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  • Recommendations for fig trees in the front of the house

    I have 5 in-ground fig trees growing in the front of my house (RdB, IC, Duck UNK, VdB). They are still mostly small (< 2 ft tall).
    Obviously, I think fig trees are the best curb-appeal plant ever.... but not all may agree. I am looking for recommendations as to how I can grow these to make them look appealing to others.

    Bush vs tree?
    Other planting around them?
    If you have them in front of your house, can you please post pictures?
    Zone 6a/b - west of Boston
    Waiting for climate change to bump me to Zone 8

  • #2
    Great question. I'm interested in hearing and seeing how others have used fig trees in their landscaping.
    South Jersey, zone 7a- 20 mins from Philly, 30 mins from AC

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    • #3
      In my opinion, training them as trees and keeping them from getting too big would be the first steps in maximizing curb appeal. Maybe two layers of scaffolding before getting to the fruiting spurs.
      Eric - Seattle / Sunset Zone 5 - W/L: Granato - Now offering fig-pops, my rooting mix, and gritty potting mix! https://www.figbid.com/Listing/Brows...er=pacnorwreck

      Comment


      • #4
        invision a triple canopy tropical forest with a rapidly disapering house,front of house faces south,so tallest trees agaist house tapering toward street .All that missing is piped in jungle sounds ! Neibores seem ok with it .
        Zone 10a So. Calif. W.L. Super tasty new finds !

        Comment


        • FigTreeJunkie
          FigTreeJunkie commented
          Editing a comment
          Sounds incredible.... triggers the fig envy common in all of us living in northern climates!

        • JCT
          JCT commented
          Editing a comment
          That would be perfect. In the summer, shade during the hottest part of the day. In the winter, the leaves are gone and the sun can warm the house.

      • #5
        yeah, in no time neighbors will see figs falling from sky
        Zone 5/6. WL: Black Ischia UCD, Exquisito, Vern's Brown Turkey, Florea, Iranian Candy, Smith, LSU Hollier&Champagne, Cyperus Honey, Lebnese Baskinta Purple, Col de Dema Blanc, Longue D'aoute

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        • #6
          The form of the trees follow the form of the house.

          If you get a ranch, train trees to spreading bush or weeping form. Never a central leader tall "tree".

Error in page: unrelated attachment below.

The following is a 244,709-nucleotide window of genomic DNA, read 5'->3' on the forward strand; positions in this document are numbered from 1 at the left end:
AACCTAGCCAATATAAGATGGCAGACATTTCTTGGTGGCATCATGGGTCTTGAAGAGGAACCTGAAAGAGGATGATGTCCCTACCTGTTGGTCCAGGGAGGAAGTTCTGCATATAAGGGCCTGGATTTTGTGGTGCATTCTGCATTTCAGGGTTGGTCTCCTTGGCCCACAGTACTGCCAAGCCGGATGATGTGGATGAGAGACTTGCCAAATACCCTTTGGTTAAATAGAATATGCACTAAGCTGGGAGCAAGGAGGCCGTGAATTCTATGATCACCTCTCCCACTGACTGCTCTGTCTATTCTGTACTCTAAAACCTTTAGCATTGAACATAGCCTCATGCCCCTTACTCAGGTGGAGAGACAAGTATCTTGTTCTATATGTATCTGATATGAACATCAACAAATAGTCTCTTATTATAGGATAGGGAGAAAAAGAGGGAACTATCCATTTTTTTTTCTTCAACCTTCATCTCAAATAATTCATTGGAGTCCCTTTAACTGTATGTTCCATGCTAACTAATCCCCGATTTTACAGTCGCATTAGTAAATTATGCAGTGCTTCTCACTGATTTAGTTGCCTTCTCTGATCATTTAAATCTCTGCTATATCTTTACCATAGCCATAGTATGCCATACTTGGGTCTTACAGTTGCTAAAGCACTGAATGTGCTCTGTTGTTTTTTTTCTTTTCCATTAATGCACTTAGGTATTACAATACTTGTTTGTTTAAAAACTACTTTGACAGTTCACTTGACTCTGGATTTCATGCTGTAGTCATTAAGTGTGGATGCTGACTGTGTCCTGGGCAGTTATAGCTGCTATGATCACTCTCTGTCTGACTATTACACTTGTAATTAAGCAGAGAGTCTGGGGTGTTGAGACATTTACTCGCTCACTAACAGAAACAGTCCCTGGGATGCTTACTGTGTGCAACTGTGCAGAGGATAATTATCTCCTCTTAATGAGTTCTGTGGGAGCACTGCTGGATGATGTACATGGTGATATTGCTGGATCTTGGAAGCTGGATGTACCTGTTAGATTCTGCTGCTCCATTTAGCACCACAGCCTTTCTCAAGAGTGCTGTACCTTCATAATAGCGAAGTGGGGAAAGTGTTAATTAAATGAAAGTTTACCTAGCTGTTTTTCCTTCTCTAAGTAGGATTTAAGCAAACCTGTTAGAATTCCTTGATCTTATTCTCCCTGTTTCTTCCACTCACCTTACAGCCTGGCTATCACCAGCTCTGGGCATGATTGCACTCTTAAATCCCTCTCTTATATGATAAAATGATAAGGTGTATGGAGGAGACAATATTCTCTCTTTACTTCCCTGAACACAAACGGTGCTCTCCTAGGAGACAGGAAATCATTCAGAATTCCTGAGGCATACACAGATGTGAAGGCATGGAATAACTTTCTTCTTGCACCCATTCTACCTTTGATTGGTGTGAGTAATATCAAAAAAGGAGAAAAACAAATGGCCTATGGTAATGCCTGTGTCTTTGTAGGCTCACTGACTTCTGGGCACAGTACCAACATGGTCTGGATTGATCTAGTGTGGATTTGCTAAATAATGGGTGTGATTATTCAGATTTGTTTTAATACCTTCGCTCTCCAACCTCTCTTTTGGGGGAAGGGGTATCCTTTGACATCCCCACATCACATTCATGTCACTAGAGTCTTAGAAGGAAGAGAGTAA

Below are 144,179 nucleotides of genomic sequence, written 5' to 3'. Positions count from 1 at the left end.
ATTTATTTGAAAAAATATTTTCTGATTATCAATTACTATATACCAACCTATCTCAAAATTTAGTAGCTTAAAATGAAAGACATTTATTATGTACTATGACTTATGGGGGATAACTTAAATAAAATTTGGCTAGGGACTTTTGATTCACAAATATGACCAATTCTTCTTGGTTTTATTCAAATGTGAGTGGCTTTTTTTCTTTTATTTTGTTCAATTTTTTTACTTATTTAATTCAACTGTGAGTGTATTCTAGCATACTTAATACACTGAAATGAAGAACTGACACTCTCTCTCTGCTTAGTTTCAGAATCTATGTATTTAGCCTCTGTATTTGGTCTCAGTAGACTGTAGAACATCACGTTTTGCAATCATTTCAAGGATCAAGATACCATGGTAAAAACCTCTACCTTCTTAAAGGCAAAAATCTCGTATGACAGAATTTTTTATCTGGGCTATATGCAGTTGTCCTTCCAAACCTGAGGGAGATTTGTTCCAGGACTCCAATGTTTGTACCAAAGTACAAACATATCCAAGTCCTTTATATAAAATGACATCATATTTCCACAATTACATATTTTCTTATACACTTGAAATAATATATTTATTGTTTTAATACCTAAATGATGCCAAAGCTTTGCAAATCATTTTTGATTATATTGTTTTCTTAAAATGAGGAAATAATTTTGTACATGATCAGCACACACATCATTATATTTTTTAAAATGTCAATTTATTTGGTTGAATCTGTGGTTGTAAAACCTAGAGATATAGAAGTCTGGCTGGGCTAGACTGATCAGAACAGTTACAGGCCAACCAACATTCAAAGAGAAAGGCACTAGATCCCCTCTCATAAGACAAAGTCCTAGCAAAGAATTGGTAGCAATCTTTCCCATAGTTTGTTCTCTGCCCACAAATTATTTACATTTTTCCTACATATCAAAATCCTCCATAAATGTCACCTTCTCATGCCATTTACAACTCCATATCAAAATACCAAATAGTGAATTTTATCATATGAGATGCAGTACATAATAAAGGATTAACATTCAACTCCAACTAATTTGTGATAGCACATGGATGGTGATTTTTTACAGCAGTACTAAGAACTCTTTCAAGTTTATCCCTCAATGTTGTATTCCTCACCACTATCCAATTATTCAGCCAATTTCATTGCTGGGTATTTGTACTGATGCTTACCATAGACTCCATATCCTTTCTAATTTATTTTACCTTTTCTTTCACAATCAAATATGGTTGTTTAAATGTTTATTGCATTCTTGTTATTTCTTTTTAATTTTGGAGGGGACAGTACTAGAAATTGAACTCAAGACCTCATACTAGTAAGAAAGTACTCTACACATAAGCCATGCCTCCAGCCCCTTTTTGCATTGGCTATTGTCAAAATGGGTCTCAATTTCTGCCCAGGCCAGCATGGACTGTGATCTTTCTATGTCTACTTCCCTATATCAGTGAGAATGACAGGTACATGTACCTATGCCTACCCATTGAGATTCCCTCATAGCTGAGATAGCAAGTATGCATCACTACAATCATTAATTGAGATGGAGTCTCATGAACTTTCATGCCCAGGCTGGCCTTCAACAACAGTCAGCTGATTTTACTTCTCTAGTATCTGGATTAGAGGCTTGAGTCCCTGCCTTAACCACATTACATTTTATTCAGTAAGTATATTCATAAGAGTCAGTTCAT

If the trees are spaced apart, then they are considered "specimen" trees. But 5 specimen trees are a little too many. So you'll have to arrange them in various pattern or different shapes.

          Some grow a row of trees as a boundary with neighbor(s). They can be trained as a hedge.

          Some have a long driveway. So a row of fig trees follows the flow.

          Here is a single tree as a "specimen" in a garden setting.

          Then two long rows (staggered) of 18 each along a long driveway.

          Attached Files
          Princeton, New Jersey, 6B
          flickr: https://www.flickr.com/photos/red-sun/albums
          http://growingfruit.org/ for all fruits

          Comment


          • FigTreeJunkie
            FigTreeJunkie commented
            Editing a comment
            What is weeping form? Pull the branches down?

          • Realtorbyday
            Realtorbyday commented
            Editing a comment
            your figs look awesome! they're happy.

        • #7
          In my opinion, regardless of what height or width you’re looking at, one thing that makes them look more attractive is having a couple feet of bare trunk at the bottom, rather than having leaves obscuring everything all the way to the ground.

          Fig tree bark is pretty white after it’s old enough, making a striking contrast to the dark foliage, and I think it looks really nice.
          Baltimore, MD (7a?) - Restarting my collection as of February 2022 - Wish me Luck!

          Comment


          • #8
            Here are my three favorite things I have seen for fig tree growth patterns in people's yards....

            1) Vertical tree: Single trunk that splits into two a few feet up and so-on until there was a large/wide canopy just high enough off of the ground to walk under easily... providing see-through vision to the wonderful flower garden that was behind it... and a shade garden w/it's focal points (ferns, benches, and such) beyond that.

            2) Espalier: This one was my favorite so far. A family had a row of Espalier fig trees growing up their driveway up to the curb... with a flower bed in the underside the whole way. The tree branches were fully supporting themselves with two very large branches that hovered off of the ground for about 2ft off of the ground for about 10ft on each side of the tree. The branches were very thick/established. Then there were a large series of small branches growing vertically off of that... which almost looked like bonsai in nature.